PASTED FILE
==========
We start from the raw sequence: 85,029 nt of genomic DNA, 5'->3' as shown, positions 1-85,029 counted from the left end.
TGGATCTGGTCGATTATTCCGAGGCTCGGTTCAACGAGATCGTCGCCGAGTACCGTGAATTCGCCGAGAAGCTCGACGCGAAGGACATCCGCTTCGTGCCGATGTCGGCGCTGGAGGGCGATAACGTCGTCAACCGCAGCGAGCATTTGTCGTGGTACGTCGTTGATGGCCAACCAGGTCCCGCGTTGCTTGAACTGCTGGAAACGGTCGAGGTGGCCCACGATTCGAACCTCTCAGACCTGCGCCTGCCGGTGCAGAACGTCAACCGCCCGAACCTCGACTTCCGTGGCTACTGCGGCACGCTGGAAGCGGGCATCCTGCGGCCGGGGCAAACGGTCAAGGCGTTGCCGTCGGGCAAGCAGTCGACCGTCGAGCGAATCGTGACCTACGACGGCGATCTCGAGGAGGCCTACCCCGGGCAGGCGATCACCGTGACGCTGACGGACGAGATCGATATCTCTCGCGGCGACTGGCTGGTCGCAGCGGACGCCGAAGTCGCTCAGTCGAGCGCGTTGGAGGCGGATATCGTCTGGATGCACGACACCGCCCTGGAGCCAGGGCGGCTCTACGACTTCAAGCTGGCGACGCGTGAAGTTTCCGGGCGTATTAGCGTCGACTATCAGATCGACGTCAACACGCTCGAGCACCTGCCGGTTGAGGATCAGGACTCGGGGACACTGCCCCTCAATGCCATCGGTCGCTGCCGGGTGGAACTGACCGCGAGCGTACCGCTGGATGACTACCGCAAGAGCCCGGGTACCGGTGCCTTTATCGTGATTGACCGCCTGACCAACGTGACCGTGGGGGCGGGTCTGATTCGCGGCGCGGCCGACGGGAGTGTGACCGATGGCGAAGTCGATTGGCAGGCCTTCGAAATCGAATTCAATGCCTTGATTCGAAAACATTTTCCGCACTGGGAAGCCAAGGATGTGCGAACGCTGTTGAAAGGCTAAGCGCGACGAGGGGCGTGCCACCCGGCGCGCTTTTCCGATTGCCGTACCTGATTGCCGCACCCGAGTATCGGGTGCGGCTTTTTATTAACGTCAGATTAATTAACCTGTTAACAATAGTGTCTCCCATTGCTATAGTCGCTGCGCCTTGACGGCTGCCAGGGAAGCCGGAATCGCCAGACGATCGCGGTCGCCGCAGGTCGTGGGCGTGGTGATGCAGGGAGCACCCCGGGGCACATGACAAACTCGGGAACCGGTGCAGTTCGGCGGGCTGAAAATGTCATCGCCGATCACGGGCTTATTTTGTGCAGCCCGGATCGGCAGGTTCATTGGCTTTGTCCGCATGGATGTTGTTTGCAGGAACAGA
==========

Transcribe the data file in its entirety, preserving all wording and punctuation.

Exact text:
We start from the raw sequence: 85,029 nt of genomic DNA, 5'->3' as shown, positions 1-85,029 counted from the left end.
TGGATCTGGTCGATTATTCCGAGGCTCGGTTCAACGAGATCGTCGCCGAGTACCGTGAATTCGCCGAGAAGCTCGACGCGAAGGACATCCGCTTCGTGCCGATGTCGGCGCTGGAGGGCGATAACGTCGTCAACCGCAGCGAGCATTTGTCGTGGTACGTCGTTGATGGCCAACCAGGTCCCGCGTTGCTTGAACTGCTGGAAACGGTCGAGGTGGCCCACGATTCGAACCTCTCAGACCTGCGCCTGCCGGTGCAGAACGTCAACCGCCCGAACCTCGACTTCCGTGGCTACTGCGGCACGCTGGAAGCGGGCATCCTGCGGCCGGGGCAAACGGTCAAGGCGTTGCCGTCGGGCAAGCAGTCGACCGTCGAGCGAATCGTGACCTACGACGGCGATCTCGAGGAGGCCTACCCCGGGCAGGCGATCACCGTGACGCTGACGGACGAGATCGATATCTCTCGCGGCGACTGGCTGGTCGCAGCGGACGCCGAAGTCGCTCAGTCGAGCGCGTTGGAGGCGGATATCGTCTGGATGCACGACACCGCCCTGGAGCCAGGGCGGCTCTACGACTTCAAGCTGGCGACGCGTGAAGTTTCCGGGCGTATTAGCGTCGACTATCAGATCGACGTCAACACGCTCGAGCACCTGCCGGTTGAGGATCAGGACTCGGGGACACTGCCCCTCAATGCCATCGGTCGCTGCCGGGTGGAACTGACCGCGAGCGTACCGCTGGATGACTACCGCAAGAGCCCGGGTACCGGTGCCTTTATCGTGATTGACCGCCTGACCAACGTGACCGTGGGGGCGGGTCTGATTCGCGGCGCGGCCGACGGGAGTGTGACCGATGGCGAAGTCGATTGGCAGGCCTTCGAAATCGAATTCAATGCCTTGATTCGAAAACATTTTCCGCACTGGGAAGCCAAGGATGTGCGAACGCTGTTGAAAGGCTAAGCGCGACGAGGGGCGTGCCACCCGGCGCGCTTTTCCGATTGCCGTACCTGATTGCCGCACCCGAGTATCGGGTGCGGCTTTTTATTAACGTCAGATTAATTAACCTGTTAACAATAGTGTCTCCCATTGCTATAGTCGCTGCGCCTTGACGGCTGCCAGGGAAGCCGGAATCGCCAGACGATCGCGGTCGCCGCAGGTCGTGGGCGTGGTGATGCAGGGAGCACCCCGGGGCACATGACAAACTCGGGAACCGGTGCAGTTCGGCGGGCTGAAAATGTCATCGCCGATCACGGGCTTATTTTGTGCAGCCCGGATCGGCAGGTTCATTGGCTTTGTCCGCATGGATGTTGTTTGCAGGAACAGA